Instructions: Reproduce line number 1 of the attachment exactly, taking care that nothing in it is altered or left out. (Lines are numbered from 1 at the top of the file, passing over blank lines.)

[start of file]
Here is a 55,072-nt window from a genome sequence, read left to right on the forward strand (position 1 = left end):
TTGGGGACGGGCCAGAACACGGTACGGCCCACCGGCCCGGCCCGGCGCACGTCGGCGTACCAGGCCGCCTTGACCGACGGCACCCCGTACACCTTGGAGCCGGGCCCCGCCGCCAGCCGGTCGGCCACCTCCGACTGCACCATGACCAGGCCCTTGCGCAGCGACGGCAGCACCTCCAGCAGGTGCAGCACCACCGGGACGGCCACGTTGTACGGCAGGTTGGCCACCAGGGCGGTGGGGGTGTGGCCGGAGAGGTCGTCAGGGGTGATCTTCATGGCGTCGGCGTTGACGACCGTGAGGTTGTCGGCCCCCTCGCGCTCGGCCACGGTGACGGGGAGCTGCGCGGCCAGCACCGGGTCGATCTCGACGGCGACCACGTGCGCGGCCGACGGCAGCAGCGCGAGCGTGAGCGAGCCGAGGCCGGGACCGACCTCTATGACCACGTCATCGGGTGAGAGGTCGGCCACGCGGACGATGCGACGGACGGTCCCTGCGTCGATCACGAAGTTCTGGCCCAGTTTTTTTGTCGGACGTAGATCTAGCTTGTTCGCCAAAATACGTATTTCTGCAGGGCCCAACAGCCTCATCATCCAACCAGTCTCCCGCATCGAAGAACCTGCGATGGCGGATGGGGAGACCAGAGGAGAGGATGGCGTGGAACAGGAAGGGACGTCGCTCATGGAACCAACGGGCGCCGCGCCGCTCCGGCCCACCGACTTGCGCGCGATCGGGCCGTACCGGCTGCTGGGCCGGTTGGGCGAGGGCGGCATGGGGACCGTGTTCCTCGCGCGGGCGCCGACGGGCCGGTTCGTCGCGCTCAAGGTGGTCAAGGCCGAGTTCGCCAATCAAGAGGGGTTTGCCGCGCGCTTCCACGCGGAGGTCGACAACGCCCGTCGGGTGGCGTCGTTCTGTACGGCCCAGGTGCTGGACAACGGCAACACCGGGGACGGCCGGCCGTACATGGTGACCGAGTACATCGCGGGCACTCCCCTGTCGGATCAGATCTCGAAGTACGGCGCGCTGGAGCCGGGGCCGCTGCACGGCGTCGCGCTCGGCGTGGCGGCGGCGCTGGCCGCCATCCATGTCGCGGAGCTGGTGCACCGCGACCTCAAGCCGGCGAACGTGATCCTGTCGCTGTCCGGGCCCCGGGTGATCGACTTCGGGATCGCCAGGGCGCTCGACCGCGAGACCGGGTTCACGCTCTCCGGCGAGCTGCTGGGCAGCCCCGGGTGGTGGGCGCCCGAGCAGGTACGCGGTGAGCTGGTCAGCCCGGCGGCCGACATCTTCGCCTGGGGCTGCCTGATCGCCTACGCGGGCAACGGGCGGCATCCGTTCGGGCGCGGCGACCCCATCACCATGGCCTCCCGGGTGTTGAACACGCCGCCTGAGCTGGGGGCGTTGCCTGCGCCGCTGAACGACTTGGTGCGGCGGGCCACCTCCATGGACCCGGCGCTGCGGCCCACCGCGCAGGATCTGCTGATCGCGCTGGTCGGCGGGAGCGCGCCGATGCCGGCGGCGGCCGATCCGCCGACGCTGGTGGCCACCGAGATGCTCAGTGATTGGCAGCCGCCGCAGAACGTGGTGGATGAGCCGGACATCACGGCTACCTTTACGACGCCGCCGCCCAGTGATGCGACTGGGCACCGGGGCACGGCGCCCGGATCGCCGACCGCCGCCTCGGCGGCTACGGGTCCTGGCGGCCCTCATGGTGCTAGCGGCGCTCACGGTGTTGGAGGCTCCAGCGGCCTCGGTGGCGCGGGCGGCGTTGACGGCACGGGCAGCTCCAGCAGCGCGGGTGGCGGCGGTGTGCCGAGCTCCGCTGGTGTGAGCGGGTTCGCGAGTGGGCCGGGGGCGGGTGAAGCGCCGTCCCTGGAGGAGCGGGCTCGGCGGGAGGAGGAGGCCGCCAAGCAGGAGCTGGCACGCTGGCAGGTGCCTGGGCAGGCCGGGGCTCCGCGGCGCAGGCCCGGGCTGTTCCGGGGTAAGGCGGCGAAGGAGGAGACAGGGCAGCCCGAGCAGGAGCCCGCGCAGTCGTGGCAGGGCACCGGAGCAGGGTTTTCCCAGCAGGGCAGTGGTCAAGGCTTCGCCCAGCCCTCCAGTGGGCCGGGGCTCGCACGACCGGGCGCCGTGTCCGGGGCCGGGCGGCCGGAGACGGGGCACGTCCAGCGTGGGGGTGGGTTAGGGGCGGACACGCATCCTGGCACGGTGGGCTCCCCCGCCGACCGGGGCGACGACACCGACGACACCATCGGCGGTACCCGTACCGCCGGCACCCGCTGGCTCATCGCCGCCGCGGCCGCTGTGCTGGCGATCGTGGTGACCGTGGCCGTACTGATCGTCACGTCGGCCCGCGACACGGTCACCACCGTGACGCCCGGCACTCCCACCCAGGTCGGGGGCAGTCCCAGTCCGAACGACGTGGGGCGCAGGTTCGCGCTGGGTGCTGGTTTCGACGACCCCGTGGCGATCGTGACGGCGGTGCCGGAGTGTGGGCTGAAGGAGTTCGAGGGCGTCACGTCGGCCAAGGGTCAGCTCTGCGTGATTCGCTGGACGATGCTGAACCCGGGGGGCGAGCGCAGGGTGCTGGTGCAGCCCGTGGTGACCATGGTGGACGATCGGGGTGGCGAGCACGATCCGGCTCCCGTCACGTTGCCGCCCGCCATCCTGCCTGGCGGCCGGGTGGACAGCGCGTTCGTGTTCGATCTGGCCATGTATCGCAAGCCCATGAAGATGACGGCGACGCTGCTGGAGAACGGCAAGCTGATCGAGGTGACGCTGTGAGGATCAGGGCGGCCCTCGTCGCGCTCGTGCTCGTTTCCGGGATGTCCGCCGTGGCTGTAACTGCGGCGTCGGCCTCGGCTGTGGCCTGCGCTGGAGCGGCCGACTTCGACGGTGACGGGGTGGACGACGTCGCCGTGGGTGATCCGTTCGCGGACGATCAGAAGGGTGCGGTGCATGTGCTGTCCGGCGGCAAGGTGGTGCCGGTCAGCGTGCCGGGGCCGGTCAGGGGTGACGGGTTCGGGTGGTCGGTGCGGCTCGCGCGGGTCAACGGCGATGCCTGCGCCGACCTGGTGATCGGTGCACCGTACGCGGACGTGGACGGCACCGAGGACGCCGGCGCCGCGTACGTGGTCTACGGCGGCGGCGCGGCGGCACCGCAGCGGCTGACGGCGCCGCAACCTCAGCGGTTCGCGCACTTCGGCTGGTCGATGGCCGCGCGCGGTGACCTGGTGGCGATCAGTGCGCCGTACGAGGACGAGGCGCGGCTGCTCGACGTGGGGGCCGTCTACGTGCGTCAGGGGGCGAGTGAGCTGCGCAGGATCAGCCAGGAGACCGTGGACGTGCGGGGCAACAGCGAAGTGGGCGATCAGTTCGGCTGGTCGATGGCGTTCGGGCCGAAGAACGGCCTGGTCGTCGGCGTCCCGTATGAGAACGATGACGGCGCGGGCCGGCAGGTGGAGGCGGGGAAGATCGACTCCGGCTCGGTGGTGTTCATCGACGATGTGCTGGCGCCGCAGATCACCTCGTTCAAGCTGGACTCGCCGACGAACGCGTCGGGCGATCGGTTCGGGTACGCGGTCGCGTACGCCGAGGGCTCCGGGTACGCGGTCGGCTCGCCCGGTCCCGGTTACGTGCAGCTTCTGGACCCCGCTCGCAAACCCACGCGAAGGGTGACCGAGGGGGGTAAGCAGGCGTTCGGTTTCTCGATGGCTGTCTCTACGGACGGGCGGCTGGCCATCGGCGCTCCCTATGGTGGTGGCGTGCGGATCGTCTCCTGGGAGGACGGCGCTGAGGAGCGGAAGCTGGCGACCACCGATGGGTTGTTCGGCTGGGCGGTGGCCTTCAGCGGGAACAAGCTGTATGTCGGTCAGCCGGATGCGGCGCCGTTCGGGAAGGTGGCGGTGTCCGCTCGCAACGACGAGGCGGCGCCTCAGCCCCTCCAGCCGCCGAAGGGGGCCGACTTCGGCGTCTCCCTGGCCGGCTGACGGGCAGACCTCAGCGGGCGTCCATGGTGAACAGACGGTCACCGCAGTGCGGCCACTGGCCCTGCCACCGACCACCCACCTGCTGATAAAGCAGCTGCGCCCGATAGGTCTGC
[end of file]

Here is a 55,072-nt window from a genome sequence, read left to right on the forward strand (position 1 = left end):